The actors want to know just enough to make a show—we can say that, mostly, their hearts are in the right place—but what they mostly show is that they don’t know enough. What they know are what we know: the racist clichés, the racial stereotypes, the bad attempts at accents, the mimicry that can’t help becoming mockery. Early on, an argument about “Cologne” or “Köln” as the name of the German town demonstrates how even place-names and places can be in seen in two ways: by those who live there, and by those who are outsiders. This becomes particularly pertinent when the African-American actors disagree on how to characterize Africans (neither has ever been to Africa, much less Namibia), and even go so far as to imply there is a right and wrong way to “be black.”

A comical, and also very pertinent, moment occurs when Actor 3 (Aaron Bartz—in his third play this summer, demonstrating great versatility and commitment to the Cabaret experience) “becomes” Actor 6’s “grandma” and, while his “mamminess” is a cliché, his improv does get at a truth of the play: you can put on someone else’s shoes, but that doesn't make them your shoes. Ultimately none of the actors (in the play) are able to own their parts or to create the presentation they are aiming for. The presentation we get shows us why they fail.

What makes that “failure” so powerful is that it draws upon the oldest feature of theater—catharsis. And catharsis, as ancient theater teaches, needs a scapegoat. Here the scapegoat is well-chosen: Actor 2 (Ato Blankson-Wood) is the one who is most critical of the others' ill-informed efforts, calling them on their lack of knowledge and their willingness to work with stereotypes. In making Actor 2 the “black victim,” the cast gets uglier and uglier, letting us see not only the logic of domination that can lead to murder, but the group mind that delights in the discomfort of “the Other.” The moment—with its insistent chant, “I’ve been black my whole life” and “ooga booga”—attains both a pinnacle (dramatically) and a nadir (socially). The aftermath is played well by the cast as tantamount to kids lost and self-conscious when the make-believe goes too far then ends abruptly. As the parental dictum would have it: “It’s fun until somebody gets hurt.”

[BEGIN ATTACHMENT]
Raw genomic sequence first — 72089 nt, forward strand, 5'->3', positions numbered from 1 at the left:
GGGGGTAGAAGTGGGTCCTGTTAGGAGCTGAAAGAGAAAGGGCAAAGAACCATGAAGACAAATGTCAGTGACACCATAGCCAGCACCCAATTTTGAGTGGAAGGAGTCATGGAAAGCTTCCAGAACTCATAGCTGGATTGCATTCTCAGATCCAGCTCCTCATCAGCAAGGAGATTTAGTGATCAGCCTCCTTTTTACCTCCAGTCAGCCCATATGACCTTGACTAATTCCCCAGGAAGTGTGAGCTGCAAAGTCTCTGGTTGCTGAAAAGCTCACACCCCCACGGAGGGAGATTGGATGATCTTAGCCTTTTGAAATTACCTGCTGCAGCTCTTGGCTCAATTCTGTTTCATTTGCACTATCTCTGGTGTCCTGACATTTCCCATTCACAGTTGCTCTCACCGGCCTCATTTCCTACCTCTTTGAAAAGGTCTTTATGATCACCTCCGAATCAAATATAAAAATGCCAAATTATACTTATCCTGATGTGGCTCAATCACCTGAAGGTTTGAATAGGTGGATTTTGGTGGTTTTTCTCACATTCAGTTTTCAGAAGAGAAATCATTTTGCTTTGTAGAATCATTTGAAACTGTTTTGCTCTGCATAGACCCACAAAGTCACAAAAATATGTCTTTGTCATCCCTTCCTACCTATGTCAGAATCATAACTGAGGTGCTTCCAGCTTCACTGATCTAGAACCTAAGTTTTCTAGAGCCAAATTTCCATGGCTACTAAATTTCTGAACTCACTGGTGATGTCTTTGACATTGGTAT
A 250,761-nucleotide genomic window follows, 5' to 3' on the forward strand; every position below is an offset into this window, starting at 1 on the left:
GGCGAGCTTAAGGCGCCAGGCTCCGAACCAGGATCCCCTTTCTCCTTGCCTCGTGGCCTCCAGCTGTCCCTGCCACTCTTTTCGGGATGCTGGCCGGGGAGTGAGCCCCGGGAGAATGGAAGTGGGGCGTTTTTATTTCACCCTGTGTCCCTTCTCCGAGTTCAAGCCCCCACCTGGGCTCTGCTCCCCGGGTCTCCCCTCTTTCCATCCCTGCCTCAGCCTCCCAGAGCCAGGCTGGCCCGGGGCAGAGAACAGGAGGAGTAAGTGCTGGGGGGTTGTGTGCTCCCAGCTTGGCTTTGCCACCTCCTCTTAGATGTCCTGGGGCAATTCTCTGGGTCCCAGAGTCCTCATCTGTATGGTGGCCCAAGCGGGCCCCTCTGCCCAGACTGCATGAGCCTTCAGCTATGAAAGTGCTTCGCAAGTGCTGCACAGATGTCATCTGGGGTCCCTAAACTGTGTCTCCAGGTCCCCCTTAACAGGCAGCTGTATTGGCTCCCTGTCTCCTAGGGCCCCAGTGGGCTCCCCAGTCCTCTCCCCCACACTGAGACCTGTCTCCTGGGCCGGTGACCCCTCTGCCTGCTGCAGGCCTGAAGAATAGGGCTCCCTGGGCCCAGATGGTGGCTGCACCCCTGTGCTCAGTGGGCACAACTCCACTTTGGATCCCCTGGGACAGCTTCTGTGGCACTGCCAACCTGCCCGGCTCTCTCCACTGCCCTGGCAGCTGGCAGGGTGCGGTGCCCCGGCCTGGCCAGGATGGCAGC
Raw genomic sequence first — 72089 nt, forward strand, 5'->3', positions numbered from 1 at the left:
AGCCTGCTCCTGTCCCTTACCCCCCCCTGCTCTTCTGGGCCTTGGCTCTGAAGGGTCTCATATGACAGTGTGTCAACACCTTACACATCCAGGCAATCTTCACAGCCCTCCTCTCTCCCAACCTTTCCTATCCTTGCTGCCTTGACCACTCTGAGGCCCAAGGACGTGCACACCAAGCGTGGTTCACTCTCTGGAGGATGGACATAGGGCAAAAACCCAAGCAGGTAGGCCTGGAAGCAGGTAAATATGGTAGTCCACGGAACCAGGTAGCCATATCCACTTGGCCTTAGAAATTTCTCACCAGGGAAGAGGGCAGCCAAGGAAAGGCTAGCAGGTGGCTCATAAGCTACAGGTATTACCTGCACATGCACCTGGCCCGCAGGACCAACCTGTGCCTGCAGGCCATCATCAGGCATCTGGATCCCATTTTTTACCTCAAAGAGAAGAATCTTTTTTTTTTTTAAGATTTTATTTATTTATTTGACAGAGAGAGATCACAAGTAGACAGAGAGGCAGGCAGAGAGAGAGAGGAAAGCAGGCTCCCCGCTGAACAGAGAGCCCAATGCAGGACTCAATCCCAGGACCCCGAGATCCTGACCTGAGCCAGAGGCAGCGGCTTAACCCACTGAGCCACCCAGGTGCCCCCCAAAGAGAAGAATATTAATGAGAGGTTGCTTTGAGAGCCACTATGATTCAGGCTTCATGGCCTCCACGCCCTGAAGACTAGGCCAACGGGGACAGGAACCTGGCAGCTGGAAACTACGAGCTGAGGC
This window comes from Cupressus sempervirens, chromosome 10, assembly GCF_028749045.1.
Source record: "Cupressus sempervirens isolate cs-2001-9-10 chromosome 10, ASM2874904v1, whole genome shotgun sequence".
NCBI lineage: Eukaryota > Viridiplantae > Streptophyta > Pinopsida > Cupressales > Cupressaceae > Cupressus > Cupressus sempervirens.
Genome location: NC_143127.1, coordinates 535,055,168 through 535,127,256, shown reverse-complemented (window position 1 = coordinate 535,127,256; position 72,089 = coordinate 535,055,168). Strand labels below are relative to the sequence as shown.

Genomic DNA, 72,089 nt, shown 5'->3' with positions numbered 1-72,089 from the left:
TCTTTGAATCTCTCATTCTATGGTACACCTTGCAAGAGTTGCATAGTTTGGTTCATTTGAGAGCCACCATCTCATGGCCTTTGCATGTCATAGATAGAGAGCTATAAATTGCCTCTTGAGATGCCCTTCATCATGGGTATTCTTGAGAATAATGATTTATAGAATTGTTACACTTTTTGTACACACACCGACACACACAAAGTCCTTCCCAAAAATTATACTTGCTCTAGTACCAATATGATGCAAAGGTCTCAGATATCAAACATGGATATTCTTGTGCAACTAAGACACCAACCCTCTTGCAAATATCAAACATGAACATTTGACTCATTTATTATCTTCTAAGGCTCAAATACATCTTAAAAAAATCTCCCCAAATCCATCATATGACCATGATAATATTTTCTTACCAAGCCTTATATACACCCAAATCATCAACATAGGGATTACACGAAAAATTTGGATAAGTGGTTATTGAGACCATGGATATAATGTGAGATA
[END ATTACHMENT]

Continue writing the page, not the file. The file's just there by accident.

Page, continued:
And when it comes to humanity’s anxious policing of its racial and national and ideological boundaries, somebody always gets hurt.

Three of the actors playing actors we have seen before this summer: Aaron Bartz makes Actor 3 a fairly gifted improv actor with good instincts; Ato Blankson-Wood makes Actor 2 rather truculent but also the voice of reason, which, as things go, generally becomes a casualty when “the blood is up”; as Actor 4, Julian Elijah Martinez is primarily a reactor, though we might say, in the end, he’s the conscience of the play; new to the summer season are Matt Raich as Actor 1, the actor least comfortable with what his role—the soldier pining for his homeland or policing newly claimed German territory against its former Herero inhabitants—demands, until he finds a “motivation” in Southern U.S. racism; Jenelle Chu gives Actor 5/Sarah a certain ditzy charm as she “acts out” her cat or pines or breaks into “Edelweiss” or a bad German accent, becoming a kind of Nazi-ish Über-Mutter; and Shaunette Renée Wilson’s Actor 6 is the director with an eye on the ball, whose acknowledgement that she saw in the face of a Herero woman in a magazine her own grandmother forms the personal basis for the entire process. In other words, this isn’t simply an exercise in historical empathy, it’s a question of how to recognize legacy and claim kin when the legacy has been expunged and the kinship is a vague racial recognition.